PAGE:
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Small animal imaging is increasingly recognized as an important component of translational cancer research. Perhaps the most significant contribution of preclinical imaging is that it provides information in a living system. Small animal imaging is essential in building a bridge from basic science to the clinic by providing the confidence necessary to move new cancer therapies to patients. However, there is a lot of variability and lack of standardization in preclinical imaging where a Tower of Babel of imaging acquisition, reconstruction, and analysis methods co-exist. There is a clear need of a common language by adopting standards for preclinical quantitative imaging methods that are pragmatic, rigorous and sufficiently robust to provide consistent and trustworthy data that will serve the scientific community and in particular co-clinical trials.

Our long-term goal is to move small animal imaging science forward to the point that the incorporation of these standardized imaging techniques is routine in the daily practice of cancer researchers. At the clinical level, QIBA aims to standardize approaches for quantitative imaging [1], but no such efforts exist at the preclinical level. Our project will spearhead such efforts for micro-MRI and micro-CT to support a multi-institutional, randomized phase II sarcoma clinical trial.

Soft tissue sarcomas represent a diverse group of mesenchymal malignancies. An estimated 11,930 new soft tissue sarcomas cases occurred across all ages and caused 4,870 deaths in the United States in 2015 [7]. Given the relative rarity and complexity of soft tissue sarcomas, they remain understudied and pose a significant therapeutic challenge. The primary treatment modality for most soft tissue sarcomas is surgical resection. For patients with large or high-grade tumors, radiation therapy is frequently used in the neoadjuvant or adjuvant setting to improve local control [8, 9]. Following local therapies, approximately 50% of patients with large, high-grade soft tissue sarcomas develop lung metastases. For most subtypes of soft tissue sarcomas, the value of adjuvant chemotherapy remains controversial [10]. After metastases occur, available systemic therapies can temporarily decrease disease burden, but median survival is 12 to 18 months [11-15]. Thus, alternative therapeutic approaches are urgently needed to reduce the number of soft tissue sarcoma patients that develop metastases and thereby improve overall survival.

To treat micrometastatic deposits of sarcoma in patients with clinically localized disease, this project proposes that the host immune response can be stimulated by the combination of radiotherapy and immune checkpoint inhibitors, such as the anti-PD-1 antibody pembrolizumab.

The scientific premise of the proposed co-clinical trial is based on preclinical data from others demonstrating synergy between anti-PD-1 treatment and radiotherapy [4, 16-25], our own preliminary data, and clinical trial results (SARC028) establishing responses of metastatic sarcoma to pembrolizumab. During tumor development, cancers can evolve to suppress anti-tumor immune activity, for example, by downregulating antigen-presenting proteins [26-28]. Moreover, tumors can secrete cytokines that inhibit effector T-cell responses and stimulate immunosuppressive regulatory T-cells (Tregs) and myeloid-derived suppressor cells (MDSCs) [28, 29]. Data from phase I and II clinical trials in metastatic melanoma and several preclinical studies in various tumor models indicate that radiotherapy enhances the therapeutic effect of immune checkpoint inhibitors such as antibodies targeting PD-1 [4, 16, 17, 19, 30, 31]. Radiation therapy may augment the anti-tumor immune response by inducing exposure of new tumor antigens through cross presentation, upregulating major histocompatibility complex-I (MHC-I) expression, stimulating chemokines that recruit cytotoxic T-cells, and upregulating death receptors which promote cytotoxic T-cell activity [3]. When immune checkpoint inhibitors are administered in the absence of radiation therapy, tumor mutational load correlates with the efficacy of immunotherapy [32-35].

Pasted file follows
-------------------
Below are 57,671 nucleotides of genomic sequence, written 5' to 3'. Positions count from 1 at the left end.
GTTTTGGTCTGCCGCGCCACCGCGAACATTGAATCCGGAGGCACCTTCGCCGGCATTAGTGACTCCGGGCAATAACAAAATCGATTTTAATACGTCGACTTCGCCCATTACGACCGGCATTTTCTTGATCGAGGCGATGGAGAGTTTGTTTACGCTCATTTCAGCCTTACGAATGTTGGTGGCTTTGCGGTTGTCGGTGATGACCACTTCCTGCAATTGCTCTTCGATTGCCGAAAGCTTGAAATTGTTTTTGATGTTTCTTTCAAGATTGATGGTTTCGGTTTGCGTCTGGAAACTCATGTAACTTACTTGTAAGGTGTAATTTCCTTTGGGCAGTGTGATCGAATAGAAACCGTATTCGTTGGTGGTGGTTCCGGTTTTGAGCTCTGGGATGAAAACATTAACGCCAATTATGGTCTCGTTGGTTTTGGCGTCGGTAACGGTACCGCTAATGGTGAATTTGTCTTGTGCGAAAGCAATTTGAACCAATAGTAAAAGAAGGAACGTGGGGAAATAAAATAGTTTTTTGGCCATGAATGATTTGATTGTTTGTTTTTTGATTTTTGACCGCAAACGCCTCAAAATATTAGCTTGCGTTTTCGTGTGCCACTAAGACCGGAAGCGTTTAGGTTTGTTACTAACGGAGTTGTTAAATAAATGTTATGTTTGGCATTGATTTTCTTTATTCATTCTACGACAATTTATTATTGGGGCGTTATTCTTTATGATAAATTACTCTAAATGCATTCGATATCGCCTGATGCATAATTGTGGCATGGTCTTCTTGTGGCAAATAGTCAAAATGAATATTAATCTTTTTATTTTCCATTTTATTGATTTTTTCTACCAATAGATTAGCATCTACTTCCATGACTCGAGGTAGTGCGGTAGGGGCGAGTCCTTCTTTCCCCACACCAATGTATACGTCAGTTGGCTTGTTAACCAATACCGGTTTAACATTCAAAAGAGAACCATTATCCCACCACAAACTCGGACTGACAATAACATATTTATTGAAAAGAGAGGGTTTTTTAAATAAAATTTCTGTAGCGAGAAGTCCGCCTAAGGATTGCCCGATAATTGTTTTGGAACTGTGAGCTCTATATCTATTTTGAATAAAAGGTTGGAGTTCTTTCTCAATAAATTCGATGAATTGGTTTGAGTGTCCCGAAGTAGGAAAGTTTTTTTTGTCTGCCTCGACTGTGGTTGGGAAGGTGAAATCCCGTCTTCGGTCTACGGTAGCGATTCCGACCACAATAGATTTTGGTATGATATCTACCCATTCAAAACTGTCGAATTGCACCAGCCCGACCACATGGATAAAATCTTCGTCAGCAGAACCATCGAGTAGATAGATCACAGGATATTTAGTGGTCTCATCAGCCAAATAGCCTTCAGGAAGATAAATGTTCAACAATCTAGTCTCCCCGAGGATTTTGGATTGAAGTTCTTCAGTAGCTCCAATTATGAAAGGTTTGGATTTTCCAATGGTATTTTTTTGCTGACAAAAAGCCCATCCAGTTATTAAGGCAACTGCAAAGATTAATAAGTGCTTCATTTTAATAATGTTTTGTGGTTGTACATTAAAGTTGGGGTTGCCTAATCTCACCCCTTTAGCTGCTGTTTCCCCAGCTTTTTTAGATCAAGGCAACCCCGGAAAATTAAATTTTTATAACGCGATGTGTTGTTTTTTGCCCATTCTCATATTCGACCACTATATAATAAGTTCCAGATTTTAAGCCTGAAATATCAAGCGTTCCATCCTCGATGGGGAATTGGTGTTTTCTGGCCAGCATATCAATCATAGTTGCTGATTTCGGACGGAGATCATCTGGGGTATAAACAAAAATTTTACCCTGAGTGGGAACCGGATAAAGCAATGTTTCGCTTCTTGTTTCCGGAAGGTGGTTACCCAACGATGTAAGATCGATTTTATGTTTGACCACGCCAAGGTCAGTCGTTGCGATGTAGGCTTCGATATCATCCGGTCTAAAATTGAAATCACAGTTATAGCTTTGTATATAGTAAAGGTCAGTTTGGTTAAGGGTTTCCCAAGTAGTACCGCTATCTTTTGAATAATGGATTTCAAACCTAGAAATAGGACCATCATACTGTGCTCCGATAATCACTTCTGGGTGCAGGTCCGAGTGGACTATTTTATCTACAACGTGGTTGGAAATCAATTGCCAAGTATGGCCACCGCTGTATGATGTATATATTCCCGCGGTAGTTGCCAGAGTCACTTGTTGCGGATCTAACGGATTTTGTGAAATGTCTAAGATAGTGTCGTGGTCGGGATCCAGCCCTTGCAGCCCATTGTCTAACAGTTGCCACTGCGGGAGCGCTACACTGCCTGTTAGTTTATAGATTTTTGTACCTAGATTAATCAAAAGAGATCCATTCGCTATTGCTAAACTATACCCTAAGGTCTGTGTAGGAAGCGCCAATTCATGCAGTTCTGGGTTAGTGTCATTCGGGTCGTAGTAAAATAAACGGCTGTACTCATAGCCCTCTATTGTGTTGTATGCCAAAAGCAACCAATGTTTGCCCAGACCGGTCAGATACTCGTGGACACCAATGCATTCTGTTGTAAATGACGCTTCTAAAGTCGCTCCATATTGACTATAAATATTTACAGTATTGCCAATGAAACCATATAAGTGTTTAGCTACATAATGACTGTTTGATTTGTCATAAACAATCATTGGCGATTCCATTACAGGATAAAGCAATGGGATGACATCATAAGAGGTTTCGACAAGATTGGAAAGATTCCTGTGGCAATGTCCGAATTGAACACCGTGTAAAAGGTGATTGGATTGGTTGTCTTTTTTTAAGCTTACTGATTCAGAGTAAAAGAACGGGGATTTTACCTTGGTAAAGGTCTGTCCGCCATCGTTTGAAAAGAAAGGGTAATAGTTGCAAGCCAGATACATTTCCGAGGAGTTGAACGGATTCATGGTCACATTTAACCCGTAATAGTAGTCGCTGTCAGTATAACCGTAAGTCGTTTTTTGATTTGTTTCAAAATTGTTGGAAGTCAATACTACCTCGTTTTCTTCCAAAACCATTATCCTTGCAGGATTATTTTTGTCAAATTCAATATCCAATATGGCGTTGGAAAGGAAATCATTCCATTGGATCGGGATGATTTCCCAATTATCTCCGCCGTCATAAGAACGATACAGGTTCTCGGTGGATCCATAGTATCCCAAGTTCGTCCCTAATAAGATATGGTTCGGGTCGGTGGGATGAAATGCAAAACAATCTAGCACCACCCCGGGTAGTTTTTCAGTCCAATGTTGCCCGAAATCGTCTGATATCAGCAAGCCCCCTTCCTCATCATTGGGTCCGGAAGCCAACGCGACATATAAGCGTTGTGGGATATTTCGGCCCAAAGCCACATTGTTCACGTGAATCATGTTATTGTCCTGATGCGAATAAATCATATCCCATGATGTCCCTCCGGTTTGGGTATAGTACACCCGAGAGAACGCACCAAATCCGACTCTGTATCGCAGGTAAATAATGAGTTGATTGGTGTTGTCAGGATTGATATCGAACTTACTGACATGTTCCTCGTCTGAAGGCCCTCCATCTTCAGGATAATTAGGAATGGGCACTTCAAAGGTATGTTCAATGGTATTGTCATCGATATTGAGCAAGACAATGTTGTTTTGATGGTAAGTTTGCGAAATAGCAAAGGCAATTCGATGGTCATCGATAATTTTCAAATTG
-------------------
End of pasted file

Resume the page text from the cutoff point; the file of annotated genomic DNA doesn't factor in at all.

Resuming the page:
The hypothesis of our co-clinical trial is that immune stimulation by radiotherapy combined with immune checkpoint blockade will reduce or eradicate micrometastatic disease and improve metastasis-free survival in mice and patients with soft tissue sarcoma.

The clinical trial focused on sarcoma will use MRI to image the sarcoma before and after radiation therapy to assess efficacy and to plan surgery procedures. Similarly, we will use micro-MRI in our preclinical work. Specialized MRI hardware for mouse imaging includes high-field, small-bore magnets, gradient systems with rapid rise times and high amplitudes, and high sensitivity radiofrequency coils. The main advantage of increasing the field strength is a higher signal to noise ratio (SNR), which can then be traded for improved spatial resolution or shorter scan times. Our group has more than 30 years’ experience in small animal MRI [36]. Reference [37] is a recent example of the type of novel approach we have developed for preclinical cancer imaging.

The clinical trial uses chest CT in follow up procedures to investigate the presence of lung metastases. Consequently, we will use micro-CT of the lung in our preclinical studies. We have also pioneered the development of micro-CT systems with novel cardio-respiratory gating strategies [38] to image lung nodules[39-41]. We possess the necessary know-how to optimize/standardize micro-MRI and CT.